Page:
Iraqi militia fighters from a Shiite cleric, prepare to fire a mortar during heavy clashes with Islamic State fighters in Tuz Khurmatu in Salaheddin province on August 31, 2014.
Iraqi militia fighters from a Shiite cleric, prepare to fire a mortar during heavy clashes with Islamic State fighters in Tuz Khurmatu in Salaheddin province on August 31, 2014. - 
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Among the defense-contractor set, there’s an expectation that the war against extremist group the Islamic State in Iraq and Syria will cost an extra $6 billion next year. That would pay for things like warplanes, drones for surveillance, listening to enemy phone calls and training rebels.

The corporate winners among defense contractors include familiar names. “Boeing and Raytheon make smart munitions,” says Guggenheim Securities aerospace and defense policy analyst Roman Schweizer. “Lockheed Martin or ATK are certainly also in the mix. Northrup Grumman and General Atomics are the two primary drone manufacturers.”

For context, this is war on the cheap. Put the $6 billion estimate next to a defense and war budget of around $560 billion, and it’s a rounding error. Or, consider the price of one laser-guided JDAM smart bomb dropped on an ISIS target.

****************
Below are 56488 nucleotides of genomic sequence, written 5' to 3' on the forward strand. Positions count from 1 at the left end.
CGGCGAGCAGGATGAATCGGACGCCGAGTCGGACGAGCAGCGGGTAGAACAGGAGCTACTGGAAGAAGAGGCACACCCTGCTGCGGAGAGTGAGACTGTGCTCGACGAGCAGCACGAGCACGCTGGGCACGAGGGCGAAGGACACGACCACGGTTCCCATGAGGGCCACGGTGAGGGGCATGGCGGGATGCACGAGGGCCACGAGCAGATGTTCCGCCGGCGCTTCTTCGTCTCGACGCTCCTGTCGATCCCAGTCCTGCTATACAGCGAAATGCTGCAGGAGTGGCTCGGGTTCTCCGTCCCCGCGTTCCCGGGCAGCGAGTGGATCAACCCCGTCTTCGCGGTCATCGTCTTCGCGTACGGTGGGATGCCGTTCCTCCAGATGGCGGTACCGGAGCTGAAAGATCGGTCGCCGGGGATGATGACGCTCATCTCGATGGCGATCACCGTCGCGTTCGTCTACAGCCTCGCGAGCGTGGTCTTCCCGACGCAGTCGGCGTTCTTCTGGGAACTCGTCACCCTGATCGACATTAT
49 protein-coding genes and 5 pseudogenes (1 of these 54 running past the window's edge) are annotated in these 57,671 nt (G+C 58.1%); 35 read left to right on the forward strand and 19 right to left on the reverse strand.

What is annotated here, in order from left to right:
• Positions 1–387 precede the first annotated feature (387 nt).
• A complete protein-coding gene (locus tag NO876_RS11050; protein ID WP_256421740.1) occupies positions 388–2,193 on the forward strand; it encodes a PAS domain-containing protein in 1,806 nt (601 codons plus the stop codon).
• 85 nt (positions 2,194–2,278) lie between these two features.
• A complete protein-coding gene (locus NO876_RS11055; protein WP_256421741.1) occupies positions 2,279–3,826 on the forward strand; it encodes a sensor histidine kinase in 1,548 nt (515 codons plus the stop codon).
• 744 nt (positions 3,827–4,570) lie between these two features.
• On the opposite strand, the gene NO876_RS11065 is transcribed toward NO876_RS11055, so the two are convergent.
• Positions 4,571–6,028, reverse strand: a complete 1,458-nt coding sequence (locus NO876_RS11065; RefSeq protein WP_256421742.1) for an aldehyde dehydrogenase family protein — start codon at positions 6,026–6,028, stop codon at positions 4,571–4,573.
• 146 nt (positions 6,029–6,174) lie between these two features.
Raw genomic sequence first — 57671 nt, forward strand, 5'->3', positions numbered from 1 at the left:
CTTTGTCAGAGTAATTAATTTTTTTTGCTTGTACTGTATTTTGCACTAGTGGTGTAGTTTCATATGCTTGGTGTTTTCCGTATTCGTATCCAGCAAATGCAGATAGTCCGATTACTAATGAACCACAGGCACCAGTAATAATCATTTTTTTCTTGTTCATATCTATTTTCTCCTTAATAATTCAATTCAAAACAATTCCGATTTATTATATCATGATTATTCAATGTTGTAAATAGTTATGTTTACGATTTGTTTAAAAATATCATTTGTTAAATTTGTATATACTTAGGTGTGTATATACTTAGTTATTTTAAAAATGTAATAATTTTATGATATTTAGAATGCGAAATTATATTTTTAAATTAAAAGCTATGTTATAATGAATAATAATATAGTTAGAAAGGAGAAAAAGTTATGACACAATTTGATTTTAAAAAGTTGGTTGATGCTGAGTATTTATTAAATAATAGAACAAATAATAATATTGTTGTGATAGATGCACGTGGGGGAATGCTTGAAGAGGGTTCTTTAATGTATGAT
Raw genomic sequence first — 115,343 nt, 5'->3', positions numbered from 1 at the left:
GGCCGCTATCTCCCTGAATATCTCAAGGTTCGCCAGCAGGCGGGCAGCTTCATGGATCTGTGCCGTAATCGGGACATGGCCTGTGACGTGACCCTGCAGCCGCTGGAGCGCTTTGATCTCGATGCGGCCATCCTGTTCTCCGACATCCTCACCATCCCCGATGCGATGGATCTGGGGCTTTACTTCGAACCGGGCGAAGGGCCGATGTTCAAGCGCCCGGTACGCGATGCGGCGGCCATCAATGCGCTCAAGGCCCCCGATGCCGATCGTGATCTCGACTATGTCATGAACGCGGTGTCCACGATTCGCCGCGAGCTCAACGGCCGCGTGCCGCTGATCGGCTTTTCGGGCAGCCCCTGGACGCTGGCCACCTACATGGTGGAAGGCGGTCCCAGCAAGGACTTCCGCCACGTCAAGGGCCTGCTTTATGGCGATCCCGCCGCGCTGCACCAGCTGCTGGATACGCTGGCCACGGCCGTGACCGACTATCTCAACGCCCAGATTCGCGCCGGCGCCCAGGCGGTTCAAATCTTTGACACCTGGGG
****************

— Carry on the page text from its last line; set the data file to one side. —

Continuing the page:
“The unit price of those is $25,000–$40,000,” says Byron Callan of Capital Alpha Partners. “Now, that’s the price of a car. But in the context of companies that may have revenues of anywhere from $25–80 billion, you have to drop an awful lot of those to really start impacting the bottom line.”

The bigger impact of all this may be political. The current budget environment of strict spending caps — remember the term “sequestration”? — squeezes all contractors. But now, with a new enemy, the appetite for spending on war could grow.

“I think the calculus may be starting to change,” says Yair Reiner of the investment firm Oppenheimer. “With the rise of ISIS, Americans — and I think not just the political class — may be willing to contemplate intervention.”

Further on, winning this fight could mean winning the peace: soldiers, body protection and armored vehicles. Down the road, if the mission creeps, that would be real money.


 

From a defense perspective, $6 billion could seem like chump change, but this graphic by Marketplace's Marlena Chertock puts the number in perspective:

Follow Scott Tong at @tongscott